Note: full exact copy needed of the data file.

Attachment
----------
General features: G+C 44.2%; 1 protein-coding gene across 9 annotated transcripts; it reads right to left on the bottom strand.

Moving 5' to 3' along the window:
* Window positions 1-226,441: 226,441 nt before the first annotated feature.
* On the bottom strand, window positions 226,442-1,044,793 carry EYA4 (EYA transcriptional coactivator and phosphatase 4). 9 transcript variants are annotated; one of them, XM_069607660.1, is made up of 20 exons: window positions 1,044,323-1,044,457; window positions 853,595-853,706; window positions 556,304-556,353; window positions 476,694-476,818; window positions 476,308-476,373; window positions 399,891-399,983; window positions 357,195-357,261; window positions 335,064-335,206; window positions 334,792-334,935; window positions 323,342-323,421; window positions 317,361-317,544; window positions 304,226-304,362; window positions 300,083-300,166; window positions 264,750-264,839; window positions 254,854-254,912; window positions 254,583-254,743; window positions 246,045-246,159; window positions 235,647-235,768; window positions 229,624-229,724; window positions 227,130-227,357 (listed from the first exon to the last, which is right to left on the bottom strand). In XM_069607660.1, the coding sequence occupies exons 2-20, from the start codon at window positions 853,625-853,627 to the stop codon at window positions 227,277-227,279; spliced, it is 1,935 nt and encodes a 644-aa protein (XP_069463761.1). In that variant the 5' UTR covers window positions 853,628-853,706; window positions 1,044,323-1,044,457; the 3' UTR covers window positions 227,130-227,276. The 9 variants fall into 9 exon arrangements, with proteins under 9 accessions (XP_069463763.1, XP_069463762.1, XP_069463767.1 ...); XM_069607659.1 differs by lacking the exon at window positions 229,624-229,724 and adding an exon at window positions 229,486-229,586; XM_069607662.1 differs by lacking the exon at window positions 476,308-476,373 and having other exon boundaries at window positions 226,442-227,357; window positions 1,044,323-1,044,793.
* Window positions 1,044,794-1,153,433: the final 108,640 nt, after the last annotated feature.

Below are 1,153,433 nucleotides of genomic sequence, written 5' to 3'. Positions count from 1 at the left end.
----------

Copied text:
General features: G+C 44.2%; 1 protein-coding gene across 9 annotated transcripts; it reads right to left on the bottom strand.

Moving 5' to 3' along the window:
* Window positions 1-226,441: 226,441 nt before the first annotated feature.
* On the bottom strand, window positions 226,442-1,044,793 carry EYA4 (EYA transcriptional coactivator and phosphatase 4). 9 transcript variants are annotated; one of them, XM_069607660.1, is made up of 20 exons: window positions 1,044,323-1,044,457; window positions 853,595-853,706; window positions 556,304-556,353; window positions 476,694-476,818; window positions 476,308-476,373; window positions 399,891-399,983; window positions 357,195-357,261; window positions 335,064-335,206; window positions 334,792-334,935; window positions 323,342-323,421; window positions 317,361-317,544; window positions 304,226-304,362; window positions 300,083-300,166; window positions 264,750-264,839; window positions 254,854-254,912; window positions 254,583-254,743; window positions 246,045-246,159; window positions 235,647-235,768; window positions 229,624-229,724; window positions 227,130-227,357 (listed from the first exon to the last, which is right to left on the bottom strand). In XM_069607660.1, the coding sequence occupies exons 2-20, from the start codon at window positions 853,625-853,627 to the stop codon at window positions 227,277-227,279; spliced, it is 1,935 nt and encodes a 644-aa protein (XP_069463761.1). In that variant the 5' UTR covers window positions 853,628-853,706; window positions 1,044,323-1,044,457; the 3' UTR covers window positions 227,130-227,276. The 9 variants fall into 9 exon arrangements, with proteins under 9 accessions (XP_069463763.1, XP_069463762.1, XP_069463767.1 ...); XM_069607659.1 differs by lacking the exon at window positions 229,624-229,724 and adding an exon at window positions 229,486-229,586; XM_069607662.1 differs by lacking the exon at window positions 476,308-476,373 and having other exon boundaries at window positions 226,442-227,357; window positions 1,044,323-1,044,793.
* Window positions 1,044,794-1,153,433: the final 108,640 nt, after the last annotated feature.

Below are 1,153,433 nucleotides of genomic sequence, written 5' to 3'. Positions count from 1 at the left end.